Remembering Racial Integration
Jessica Machetta, Middle School and High School Instructor
A couple of anniversaries this month remind us of the often troubled past of education in America. On Sept. 24th, 1957, President Dwight Eisenhower ordered the National Guard to enforce racial integration of schools in Little Rock, Arkansas.
The “Little Rock Nine” -- the first African American students to attend Central High School -- were treated like outcasts, second-class citizens, undeserving of a good education. The Supreme Court had ruled three years earlier that schools had to desegregate and the Little Rock school board had voted to do so voluntarily. Still, it’s difficult to imagine how frightened those nine teens must have been on that day. 
The Little Rock Nine attend classes for the first day of integration, protected by federal troops.
The resistance to integration though, especially in the deep South, was thick, and elected leaders clung to old beliefs.

Nearly five years later, on Sept. 2nd, 1963, Alabama Gov. George Wallace sent state troopers to descend on Tuskegee High School to forcibly halt integration. He had taken office that January, vowing, “segregation now, segregation tomorrow and segregation forever.” He intended to make good on the promise he made to his electorate, a confederate flag draped behind him at the podium.
It took another year for President Johnson to sign the Civil Rights Act of 1964, making racial discrimination in employment, voting, and the use of public facilities illegal, but as we well know, more than five decades later, hard battles are being fought every day. 
I hope that as back-to-school celebrations fill our halls and our homes, we can take a moment to reflect on the checkered history of education in America, pay reverence to those brave souls who held their heads high as they walked into an all-white school, and make teaching history to our children a priority, stains and all.
The Great Bridge Build-Off
Dan Richter, High School and Middle School Instructor
Our fine group of middle school science students has picked up the gauntlet after high schoolers dropped it. Last school year, the high school physical science students built bridges from spaghetti and hot glue. After researching the key engineering aspects of bridge design for optimum load distribution the students built their bridges. Many of the students that were proud of their skills with the design and construction were shocked and disappointed. After all the work of studying famous bridges and load dynamics, then the sometimes frustrating process of building, they were faced with the load test. Basically, they build ‘em and break ‘em. Learning about failure is the main reason science and technology have grown so much since our childhood. The designs they used typically failed in the range of a 50-75 pound load. Our previous champion’s bridge failed at 26 pounds.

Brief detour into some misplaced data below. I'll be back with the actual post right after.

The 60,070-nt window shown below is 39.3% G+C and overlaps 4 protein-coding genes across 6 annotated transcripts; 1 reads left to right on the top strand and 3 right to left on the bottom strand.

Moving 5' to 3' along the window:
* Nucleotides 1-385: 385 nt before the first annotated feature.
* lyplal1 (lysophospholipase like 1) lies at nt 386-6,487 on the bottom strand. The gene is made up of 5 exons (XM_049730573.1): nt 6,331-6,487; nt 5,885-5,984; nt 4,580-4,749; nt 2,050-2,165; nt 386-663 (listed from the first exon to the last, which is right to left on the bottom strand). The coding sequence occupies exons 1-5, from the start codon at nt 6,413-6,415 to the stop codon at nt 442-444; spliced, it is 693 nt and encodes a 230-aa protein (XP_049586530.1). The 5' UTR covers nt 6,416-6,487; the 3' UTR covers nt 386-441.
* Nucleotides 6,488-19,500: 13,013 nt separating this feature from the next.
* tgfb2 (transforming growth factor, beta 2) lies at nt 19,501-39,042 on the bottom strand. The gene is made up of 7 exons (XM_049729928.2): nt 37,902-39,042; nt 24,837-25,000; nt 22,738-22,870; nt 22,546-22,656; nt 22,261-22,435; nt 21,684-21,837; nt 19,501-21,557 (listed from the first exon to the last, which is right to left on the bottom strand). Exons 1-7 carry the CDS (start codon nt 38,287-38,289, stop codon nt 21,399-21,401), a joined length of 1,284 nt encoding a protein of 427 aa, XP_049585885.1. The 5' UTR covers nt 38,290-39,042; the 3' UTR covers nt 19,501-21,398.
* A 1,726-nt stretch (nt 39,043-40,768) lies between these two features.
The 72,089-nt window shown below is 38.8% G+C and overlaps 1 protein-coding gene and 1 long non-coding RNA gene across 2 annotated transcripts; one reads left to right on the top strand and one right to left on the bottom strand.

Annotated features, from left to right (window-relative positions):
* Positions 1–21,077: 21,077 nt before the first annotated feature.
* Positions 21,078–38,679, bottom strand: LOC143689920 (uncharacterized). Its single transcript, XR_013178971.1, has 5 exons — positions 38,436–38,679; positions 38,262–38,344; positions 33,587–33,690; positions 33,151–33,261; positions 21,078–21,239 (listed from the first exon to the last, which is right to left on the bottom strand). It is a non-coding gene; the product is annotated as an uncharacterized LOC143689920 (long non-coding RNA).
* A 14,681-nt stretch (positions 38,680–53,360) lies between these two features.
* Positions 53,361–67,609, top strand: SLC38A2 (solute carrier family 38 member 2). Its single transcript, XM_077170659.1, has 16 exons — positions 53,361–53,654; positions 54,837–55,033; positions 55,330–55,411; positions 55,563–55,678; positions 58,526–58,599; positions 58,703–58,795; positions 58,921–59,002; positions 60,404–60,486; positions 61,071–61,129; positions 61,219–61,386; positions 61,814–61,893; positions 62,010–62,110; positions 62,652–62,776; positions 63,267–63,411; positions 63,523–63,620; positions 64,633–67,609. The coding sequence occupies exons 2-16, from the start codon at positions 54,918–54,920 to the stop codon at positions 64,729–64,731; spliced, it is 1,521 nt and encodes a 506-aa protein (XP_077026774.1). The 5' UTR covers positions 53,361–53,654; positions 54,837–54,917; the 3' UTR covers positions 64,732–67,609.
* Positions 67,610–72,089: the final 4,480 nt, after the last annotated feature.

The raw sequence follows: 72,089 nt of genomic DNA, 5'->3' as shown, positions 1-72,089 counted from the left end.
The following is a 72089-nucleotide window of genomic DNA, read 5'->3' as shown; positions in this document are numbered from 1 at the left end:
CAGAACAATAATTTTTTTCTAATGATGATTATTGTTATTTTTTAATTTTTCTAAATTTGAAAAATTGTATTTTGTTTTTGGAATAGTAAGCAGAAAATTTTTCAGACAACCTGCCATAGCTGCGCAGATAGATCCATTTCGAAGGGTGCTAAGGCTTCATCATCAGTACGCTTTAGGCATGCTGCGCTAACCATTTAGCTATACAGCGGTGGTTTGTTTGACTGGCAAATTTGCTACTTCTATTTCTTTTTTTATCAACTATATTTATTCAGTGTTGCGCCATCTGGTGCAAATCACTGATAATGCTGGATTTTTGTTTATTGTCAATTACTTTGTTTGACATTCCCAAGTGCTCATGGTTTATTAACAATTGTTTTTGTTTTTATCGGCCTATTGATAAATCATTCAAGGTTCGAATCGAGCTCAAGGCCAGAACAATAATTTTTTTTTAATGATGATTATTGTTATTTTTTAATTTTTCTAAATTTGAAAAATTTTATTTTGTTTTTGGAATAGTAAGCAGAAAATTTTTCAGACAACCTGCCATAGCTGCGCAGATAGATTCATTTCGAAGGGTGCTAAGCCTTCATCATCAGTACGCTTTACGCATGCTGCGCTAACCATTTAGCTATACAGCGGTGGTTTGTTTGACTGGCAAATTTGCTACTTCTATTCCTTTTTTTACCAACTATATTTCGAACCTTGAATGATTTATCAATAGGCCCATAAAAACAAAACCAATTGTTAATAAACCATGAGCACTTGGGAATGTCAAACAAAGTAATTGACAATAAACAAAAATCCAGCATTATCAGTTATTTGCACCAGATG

So, the middle schoolers are presently doing their research and are learning basic blueprint drawing. They are making scaled drawings of their chosen designs with a Top View and a Front View. This helps them plan the actual construction. It also helps me to explain to them why their bridges failed the way they did, to learn from their errors, and try again with more knowledge.

It is a great multi-discipline activity that is both fun and crammed with opportunities to learn transferable skills and self-confidence. Improvements in their second attempt are always satisfying. We expect to start making our load tests in late September. Wish your student luck.
Empowering Students to Discover Their Personal Narrative
Evan Simpson, Dean of Students
Students in English 9 and 10 are starting their year by writing a personal narrative. They are encouraged to look at a moment of change in their lives, big or small, and look retrospectively about how it has shaped who they are now. It can be an “Aha!” moment of figuring out a difficult problem, a family tradition that they have come to appreciate more, a moment that they achieved an important milestone, or any of a myriad of life experiences. The important part of this is to see what lessons they have learned when looking back at this time. Even having less than two decades under their belts on this planet, I’ve seen a bounty of great experiences that students have been drawing from; their first time without training wheels on their bike, moving from a childhood home, moving to a new school, even something as simple as beating their first video game. Sometimes teachers and parents do not realize the impact of some of these small moments on our students, and it can be incredibly healthy to engage with them emotionally, creatively, and academically to get to know them better. Seeing these students reflect on their lives is encouraging, as I see a great class of open-minded and mindful students.